Images published this week of Virgin planes barricaded behind vehicles at Perth Airport are a reminder that the arrival of insolvency practitioners at the table doesn’t mean every player will surrender their chips.
As iNO has been learning, huge, hard-to-house shaped planes are a pain to possess.
When it comes to ransoming aviation assets, the jet engines routinely removed for maintenance and just as routinely bolted back onto different planes give those reluctant to release an asset without payment more bang for their buck.
“We further consider that the realignment of engines from third party owned Aircraft to their original Aircraft is a critical matter of interest for lessors/financiers that should feature as part of the protocols proposed in the KWM Letter.” James Alexio, Standard Chartered Bank.
And as documents released by Virgin’s voluntary administrators last week demonstrate, aircraft engines are very much front of mind for Virgin’s voluntary administrators and for Virgin’s lessor creditors, collectively owed somewhere in the vicinity of $1.9 billion.
The clue is in an email sent to VA and Deloitte partner Sal Algeri last Friday from Standard and Chartered Bank senior manager James Alexio.
Standard and Chartered handles aircraft lease agreements between itself and Virgin and Tiger Airways Australia and on behalf of clients like Pembroke Aircraft Leasing (UK) Limited.
Whilst declaring Standard and Chartered’s support for a court application extending the VA’s exemption from personal liability for the costs of maintaining the leases from the statutory five days to 28, Alexio said this support was “subject to clarification on the proposed protocols”.
Among other things – many other things in fact – those “Protocols” require the VAs to agree to continue to pay the lessors for costs incurred by those Virgin planes continuing to fly.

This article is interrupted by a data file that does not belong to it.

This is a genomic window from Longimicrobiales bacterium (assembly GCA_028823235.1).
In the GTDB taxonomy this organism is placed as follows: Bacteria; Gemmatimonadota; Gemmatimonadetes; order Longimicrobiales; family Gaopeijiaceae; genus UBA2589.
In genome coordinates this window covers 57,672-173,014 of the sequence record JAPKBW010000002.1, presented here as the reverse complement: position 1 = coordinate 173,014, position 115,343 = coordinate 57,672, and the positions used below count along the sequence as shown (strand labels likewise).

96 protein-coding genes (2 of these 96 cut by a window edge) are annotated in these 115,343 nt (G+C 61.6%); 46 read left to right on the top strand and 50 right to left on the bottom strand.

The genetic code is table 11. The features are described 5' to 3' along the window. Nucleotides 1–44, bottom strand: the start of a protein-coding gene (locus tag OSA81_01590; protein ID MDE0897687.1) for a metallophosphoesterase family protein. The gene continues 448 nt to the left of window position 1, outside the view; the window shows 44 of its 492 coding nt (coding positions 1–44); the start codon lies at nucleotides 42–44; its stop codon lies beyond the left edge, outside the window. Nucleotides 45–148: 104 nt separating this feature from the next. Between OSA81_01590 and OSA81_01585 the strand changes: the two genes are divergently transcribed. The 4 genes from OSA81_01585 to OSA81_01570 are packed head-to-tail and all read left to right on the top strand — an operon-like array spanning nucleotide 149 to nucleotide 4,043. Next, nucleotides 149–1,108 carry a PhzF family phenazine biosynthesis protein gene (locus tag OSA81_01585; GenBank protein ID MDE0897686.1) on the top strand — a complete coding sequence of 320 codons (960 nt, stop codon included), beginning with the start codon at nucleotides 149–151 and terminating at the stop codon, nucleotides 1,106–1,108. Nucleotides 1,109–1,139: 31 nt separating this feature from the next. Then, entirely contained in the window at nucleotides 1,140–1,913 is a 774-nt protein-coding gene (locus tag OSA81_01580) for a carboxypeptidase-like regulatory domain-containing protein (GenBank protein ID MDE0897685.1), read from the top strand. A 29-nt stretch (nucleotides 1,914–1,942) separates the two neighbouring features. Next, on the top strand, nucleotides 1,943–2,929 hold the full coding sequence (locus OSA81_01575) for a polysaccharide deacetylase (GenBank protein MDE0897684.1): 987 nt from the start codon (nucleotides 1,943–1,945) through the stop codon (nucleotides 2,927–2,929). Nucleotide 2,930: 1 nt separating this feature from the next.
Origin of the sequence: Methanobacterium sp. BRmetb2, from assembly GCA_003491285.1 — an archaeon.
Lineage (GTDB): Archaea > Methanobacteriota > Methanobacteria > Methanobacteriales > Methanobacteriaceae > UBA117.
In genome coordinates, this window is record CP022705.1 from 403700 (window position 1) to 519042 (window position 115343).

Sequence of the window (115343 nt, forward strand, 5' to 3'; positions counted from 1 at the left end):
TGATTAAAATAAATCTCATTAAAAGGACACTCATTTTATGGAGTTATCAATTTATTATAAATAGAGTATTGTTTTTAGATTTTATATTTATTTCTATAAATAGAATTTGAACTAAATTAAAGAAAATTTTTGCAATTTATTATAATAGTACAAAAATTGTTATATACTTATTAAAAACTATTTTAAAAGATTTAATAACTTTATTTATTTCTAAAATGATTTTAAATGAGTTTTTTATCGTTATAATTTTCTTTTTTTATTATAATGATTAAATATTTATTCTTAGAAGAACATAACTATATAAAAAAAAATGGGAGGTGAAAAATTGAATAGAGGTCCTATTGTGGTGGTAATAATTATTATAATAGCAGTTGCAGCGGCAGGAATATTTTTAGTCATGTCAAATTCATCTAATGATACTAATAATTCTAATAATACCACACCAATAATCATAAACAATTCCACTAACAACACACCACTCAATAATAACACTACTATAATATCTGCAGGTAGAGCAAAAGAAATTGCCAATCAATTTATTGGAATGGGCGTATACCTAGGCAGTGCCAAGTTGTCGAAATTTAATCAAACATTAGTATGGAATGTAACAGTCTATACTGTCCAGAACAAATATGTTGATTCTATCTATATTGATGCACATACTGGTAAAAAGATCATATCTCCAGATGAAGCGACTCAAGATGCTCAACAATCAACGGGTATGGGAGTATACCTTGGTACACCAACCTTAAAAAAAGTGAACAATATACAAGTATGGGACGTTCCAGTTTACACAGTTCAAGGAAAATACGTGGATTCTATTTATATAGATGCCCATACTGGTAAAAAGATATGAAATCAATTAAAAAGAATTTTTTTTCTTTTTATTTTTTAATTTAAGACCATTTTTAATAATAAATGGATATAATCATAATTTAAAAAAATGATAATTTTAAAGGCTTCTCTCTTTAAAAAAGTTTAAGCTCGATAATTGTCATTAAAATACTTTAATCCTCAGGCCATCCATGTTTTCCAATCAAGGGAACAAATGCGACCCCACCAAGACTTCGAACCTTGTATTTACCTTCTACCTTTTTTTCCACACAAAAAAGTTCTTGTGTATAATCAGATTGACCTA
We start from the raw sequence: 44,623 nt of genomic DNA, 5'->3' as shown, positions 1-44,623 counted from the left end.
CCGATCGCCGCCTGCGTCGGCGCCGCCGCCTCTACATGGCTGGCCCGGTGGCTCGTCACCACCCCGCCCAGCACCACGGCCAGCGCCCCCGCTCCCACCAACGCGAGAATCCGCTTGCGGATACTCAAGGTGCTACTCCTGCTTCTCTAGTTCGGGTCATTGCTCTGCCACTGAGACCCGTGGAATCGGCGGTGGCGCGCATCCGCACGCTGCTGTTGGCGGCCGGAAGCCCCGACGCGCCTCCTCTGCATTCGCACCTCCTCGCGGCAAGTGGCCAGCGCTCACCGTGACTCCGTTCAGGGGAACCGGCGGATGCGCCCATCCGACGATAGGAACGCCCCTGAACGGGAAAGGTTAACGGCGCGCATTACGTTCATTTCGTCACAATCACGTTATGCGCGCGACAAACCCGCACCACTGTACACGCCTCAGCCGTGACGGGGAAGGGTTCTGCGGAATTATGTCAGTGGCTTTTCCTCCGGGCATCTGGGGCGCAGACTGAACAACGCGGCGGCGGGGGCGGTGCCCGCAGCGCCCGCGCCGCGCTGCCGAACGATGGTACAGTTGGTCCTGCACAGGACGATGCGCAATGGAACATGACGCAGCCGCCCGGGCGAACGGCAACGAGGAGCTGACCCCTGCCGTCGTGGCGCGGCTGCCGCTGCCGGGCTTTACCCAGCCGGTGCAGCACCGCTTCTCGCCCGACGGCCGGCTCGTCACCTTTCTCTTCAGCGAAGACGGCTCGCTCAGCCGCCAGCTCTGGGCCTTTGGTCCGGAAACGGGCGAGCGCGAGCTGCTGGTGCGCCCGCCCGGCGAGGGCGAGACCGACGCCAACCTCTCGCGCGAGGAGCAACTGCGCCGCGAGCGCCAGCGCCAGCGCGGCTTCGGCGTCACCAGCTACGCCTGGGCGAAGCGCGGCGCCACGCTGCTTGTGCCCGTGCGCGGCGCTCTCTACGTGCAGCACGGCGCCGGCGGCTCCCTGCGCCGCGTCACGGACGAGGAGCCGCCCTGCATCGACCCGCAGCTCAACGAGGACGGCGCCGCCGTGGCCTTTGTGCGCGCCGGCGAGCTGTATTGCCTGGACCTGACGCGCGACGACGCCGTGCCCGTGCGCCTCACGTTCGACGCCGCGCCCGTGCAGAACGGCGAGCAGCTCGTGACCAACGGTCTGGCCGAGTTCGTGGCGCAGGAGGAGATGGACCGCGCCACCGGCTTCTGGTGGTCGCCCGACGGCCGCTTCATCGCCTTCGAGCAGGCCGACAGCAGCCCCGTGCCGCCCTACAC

Law firm King Wood Mallesons, which represents multiple aircraft lessors also made its support for the exemption application conditional on the VAs agreeing to a “draft” of the protocols by early this week.
As at time of writing the VAs had not responded to iNO’s queries in respect of the agreement sought by the lessors.
Alexio however was concerned about more than the terms of the protocol.
“We further consider that the realignment of engines from third party owned Aircraft to their original Aircraft is a critical matter of interest for lessors/financiers that should feature as part of the protocols proposed in the KWM Letter.”
iNO’s aviation sources advise that there are jet engines removed from Virgin planes in foreign jurisdictions that the VAs are urgently trying to have either repatriated to Australia or restored to the planes they belong to in respect of the original lease agreements.
We also understand they may be experiencing difficulties locating and taking possession of every engine.
The Virgin VAs declined to comment about the status of specific assets so we are unable to report on whether all engines have been restored to the planes they belong to but the VAs have commenced legal action in a US bankruptcy court to prevent planes and/or parts on US soil being seized by creditors there.
In the wake of last week’s court application they VAs have bought themselves a month’s grace.
Only time will tell if the lessors ultimately give them that time, or cash in their chips early. Support INO’s continued chronicling of the insolvency sector.